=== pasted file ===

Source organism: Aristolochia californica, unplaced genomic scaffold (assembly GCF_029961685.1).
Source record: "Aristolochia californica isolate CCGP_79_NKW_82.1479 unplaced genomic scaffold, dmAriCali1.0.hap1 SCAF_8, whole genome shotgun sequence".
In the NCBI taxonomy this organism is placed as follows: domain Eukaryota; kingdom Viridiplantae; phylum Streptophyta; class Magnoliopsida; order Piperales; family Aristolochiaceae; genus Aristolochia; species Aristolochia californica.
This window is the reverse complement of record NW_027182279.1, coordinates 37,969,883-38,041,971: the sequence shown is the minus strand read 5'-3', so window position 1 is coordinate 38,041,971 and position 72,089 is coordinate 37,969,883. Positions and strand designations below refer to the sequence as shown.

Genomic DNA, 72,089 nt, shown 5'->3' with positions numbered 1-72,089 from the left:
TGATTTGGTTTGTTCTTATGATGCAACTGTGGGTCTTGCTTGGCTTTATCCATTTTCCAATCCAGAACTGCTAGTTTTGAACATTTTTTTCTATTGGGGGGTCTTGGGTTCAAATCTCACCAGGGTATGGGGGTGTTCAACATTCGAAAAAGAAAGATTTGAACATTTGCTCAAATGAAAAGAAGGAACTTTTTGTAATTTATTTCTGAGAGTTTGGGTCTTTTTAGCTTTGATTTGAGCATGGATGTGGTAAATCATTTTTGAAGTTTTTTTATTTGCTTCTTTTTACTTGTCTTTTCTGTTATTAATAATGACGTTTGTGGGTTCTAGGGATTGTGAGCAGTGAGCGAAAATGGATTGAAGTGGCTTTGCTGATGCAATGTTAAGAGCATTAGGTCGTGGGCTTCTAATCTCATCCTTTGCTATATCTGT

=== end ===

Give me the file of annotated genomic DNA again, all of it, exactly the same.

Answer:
Source organism: Aristolochia californica, unplaced genomic scaffold (assembly GCF_029961685.1).
Source record: "Aristolochia californica isolate CCGP_79_NKW_82.1479 unplaced genomic scaffold, dmAriCali1.0.hap1 SCAF_8, whole genome shotgun sequence".
In the NCBI taxonomy this organism is placed as follows: domain Eukaryota; kingdom Viridiplantae; phylum Streptophyta; class Magnoliopsida; order Piperales; family Aristolochiaceae; genus Aristolochia; species Aristolochia californica.
This window is the reverse complement of record NW_027182279.1, coordinates 37,969,883-38,041,971: the sequence shown is the minus strand read 5'-3', so window position 1 is coordinate 38,041,971 and position 72,089 is coordinate 37,969,883. Positions and strand designations below refer to the sequence as shown.

Genomic DNA, 72,089 nt, shown 5'->3' with positions numbered 1-72,089 from the left:
TGATTTGGTTTGTTCTTATGATGCAACTGTGGGTCTTGCTTGGCTTTATCCATTTTCCAATCCAGAACTGCTAGTTTTGAACATTTTTTTCTATTGGGGGGTCTTGGGTTCAAATCTCACCAGGGTATGGGGGTGTTCAACATTCGAAAAAGAAAGATTTGAACATTTGCTCAAATGAAAAGAAGGAACTTTTTGTAATTTATTTCTGAGAGTTTGGGTCTTTTTAGCTTTGATTTGAGCATGGATGTGGTAAATCATTTTTGAAGTTTTTTTATTTGCTTCTTTTTACTTGTCTTTTCTGTTATTAATAATGACGTTTGTGGGTTCTAGGGATTGTGAGCAGTGAGCGAAAATGGATTGAAGTGGCTTTGCTGATGCAATGTTAAGAGCATTAGGTCGTGGGCTTCTAATCTCATCCTTTGCTATATCTGT